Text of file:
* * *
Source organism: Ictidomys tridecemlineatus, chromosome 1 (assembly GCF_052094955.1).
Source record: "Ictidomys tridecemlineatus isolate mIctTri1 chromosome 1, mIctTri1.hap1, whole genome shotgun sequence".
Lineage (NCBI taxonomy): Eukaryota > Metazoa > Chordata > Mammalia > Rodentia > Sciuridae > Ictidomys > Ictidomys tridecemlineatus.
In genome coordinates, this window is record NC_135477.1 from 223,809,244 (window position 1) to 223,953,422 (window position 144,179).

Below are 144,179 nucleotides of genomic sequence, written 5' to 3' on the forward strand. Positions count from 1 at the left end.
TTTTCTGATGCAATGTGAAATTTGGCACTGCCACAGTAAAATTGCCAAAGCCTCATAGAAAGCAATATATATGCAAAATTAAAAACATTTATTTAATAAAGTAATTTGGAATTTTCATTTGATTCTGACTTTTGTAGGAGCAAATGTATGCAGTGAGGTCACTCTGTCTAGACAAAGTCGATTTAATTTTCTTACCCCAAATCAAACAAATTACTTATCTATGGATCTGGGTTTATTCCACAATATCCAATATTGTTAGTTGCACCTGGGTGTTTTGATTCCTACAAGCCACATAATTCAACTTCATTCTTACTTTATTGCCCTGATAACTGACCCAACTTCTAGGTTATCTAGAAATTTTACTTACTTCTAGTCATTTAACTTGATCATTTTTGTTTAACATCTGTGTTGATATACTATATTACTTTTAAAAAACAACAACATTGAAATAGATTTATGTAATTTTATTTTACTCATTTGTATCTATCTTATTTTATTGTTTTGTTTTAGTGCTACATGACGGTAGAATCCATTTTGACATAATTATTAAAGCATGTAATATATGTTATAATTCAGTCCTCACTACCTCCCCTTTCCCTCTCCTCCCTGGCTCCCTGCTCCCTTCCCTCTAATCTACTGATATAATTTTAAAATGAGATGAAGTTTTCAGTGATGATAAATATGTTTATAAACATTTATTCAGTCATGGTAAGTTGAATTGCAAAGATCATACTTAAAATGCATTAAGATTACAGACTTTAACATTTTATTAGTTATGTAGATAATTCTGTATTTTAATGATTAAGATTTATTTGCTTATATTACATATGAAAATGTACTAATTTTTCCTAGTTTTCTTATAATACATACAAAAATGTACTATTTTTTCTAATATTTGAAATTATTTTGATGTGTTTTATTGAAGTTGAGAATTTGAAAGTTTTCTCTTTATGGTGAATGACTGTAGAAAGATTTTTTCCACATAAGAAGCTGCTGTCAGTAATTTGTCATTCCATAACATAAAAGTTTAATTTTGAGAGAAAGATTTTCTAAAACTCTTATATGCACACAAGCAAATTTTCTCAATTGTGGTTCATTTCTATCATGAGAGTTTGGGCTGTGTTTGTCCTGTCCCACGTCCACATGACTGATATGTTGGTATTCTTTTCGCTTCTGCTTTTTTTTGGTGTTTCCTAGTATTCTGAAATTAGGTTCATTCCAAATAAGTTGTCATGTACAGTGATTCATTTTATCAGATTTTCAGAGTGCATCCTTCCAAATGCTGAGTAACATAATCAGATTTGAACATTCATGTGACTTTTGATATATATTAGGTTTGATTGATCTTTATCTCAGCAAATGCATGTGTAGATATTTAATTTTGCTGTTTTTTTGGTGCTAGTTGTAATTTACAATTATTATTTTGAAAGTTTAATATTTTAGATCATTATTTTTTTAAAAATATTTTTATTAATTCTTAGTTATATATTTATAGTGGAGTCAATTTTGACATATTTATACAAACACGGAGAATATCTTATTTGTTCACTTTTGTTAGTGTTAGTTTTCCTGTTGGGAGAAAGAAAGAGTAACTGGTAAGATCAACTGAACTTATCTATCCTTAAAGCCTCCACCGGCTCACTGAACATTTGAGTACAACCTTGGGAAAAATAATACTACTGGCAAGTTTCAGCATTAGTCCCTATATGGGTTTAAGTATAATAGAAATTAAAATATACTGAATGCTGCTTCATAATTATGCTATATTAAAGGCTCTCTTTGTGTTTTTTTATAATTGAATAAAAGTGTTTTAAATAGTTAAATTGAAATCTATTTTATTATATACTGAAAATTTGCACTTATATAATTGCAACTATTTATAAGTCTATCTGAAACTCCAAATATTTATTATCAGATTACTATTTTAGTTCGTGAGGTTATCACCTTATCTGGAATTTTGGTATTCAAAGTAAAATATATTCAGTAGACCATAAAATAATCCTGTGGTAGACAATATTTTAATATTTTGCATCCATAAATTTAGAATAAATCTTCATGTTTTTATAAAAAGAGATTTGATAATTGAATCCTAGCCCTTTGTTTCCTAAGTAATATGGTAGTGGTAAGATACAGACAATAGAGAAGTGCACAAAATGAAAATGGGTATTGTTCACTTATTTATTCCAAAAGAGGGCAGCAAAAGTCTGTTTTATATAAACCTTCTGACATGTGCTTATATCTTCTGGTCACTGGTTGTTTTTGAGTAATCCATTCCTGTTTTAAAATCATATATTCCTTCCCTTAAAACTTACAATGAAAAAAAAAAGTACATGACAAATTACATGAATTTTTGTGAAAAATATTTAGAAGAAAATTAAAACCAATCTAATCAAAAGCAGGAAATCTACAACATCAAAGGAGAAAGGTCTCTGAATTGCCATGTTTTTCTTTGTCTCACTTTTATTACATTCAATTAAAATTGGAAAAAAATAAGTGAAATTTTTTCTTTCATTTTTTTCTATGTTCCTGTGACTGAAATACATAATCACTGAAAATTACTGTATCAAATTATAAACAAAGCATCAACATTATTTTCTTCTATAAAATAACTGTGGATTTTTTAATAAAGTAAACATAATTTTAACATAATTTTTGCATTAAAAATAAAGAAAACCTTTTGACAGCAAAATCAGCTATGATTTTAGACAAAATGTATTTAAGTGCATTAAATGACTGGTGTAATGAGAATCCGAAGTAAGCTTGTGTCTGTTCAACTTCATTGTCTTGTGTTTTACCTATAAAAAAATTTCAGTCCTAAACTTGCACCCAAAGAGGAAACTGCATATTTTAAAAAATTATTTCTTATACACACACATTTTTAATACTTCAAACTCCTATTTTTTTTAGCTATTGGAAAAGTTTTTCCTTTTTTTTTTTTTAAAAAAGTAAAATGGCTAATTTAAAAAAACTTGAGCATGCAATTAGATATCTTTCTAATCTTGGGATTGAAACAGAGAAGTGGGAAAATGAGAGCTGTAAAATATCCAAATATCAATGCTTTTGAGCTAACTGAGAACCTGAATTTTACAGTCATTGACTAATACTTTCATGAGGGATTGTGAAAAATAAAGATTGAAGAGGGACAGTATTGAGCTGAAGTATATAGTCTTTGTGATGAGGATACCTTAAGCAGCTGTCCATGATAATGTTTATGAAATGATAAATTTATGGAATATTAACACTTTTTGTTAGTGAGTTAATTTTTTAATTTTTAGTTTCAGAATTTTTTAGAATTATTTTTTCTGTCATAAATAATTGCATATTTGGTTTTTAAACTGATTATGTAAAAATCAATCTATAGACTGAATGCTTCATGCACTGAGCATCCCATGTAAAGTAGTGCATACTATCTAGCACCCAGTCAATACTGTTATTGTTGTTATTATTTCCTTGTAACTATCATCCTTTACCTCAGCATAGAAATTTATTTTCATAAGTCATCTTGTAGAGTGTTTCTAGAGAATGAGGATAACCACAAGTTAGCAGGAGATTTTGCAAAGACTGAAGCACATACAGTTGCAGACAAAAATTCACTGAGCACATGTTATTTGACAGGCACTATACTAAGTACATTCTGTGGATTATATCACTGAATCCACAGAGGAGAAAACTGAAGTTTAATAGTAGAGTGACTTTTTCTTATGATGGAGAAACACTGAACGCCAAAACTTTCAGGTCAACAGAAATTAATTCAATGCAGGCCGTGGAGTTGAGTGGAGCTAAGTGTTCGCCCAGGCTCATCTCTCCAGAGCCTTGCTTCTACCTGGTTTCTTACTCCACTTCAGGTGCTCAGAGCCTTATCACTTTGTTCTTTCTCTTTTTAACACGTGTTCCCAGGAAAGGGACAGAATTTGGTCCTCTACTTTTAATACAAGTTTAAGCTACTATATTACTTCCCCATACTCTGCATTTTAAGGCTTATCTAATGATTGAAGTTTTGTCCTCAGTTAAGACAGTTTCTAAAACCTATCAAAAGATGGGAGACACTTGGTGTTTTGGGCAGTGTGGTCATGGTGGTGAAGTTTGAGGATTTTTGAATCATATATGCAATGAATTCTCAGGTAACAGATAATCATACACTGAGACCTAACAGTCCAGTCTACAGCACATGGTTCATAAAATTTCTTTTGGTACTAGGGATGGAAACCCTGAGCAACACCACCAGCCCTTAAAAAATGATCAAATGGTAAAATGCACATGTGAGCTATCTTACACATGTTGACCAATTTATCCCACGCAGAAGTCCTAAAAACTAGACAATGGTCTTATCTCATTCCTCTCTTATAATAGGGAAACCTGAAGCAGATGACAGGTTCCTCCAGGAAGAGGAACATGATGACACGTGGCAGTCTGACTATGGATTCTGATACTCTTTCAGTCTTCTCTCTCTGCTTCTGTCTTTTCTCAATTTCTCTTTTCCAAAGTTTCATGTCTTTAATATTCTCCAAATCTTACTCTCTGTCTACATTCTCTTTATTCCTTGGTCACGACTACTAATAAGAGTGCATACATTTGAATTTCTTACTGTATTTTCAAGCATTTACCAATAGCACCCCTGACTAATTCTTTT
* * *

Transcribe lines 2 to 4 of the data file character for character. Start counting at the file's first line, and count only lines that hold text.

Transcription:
Source record: "Ictidomys tridecemlineatus isolate mIctTri1 chromosome 1, mIctTri1.hap1, whole genome shotgun sequence".
Lineage (NCBI taxonomy): Eukaryota > Metazoa > Chordata > Mammalia > Rodentia > Sciuridae > Ictidomys > Ictidomys tridecemlineatus.
In genome coordinates, this window is record NC_135477.1 from 223,809,244 (window position 1) to 223,953,422 (window position 144,179).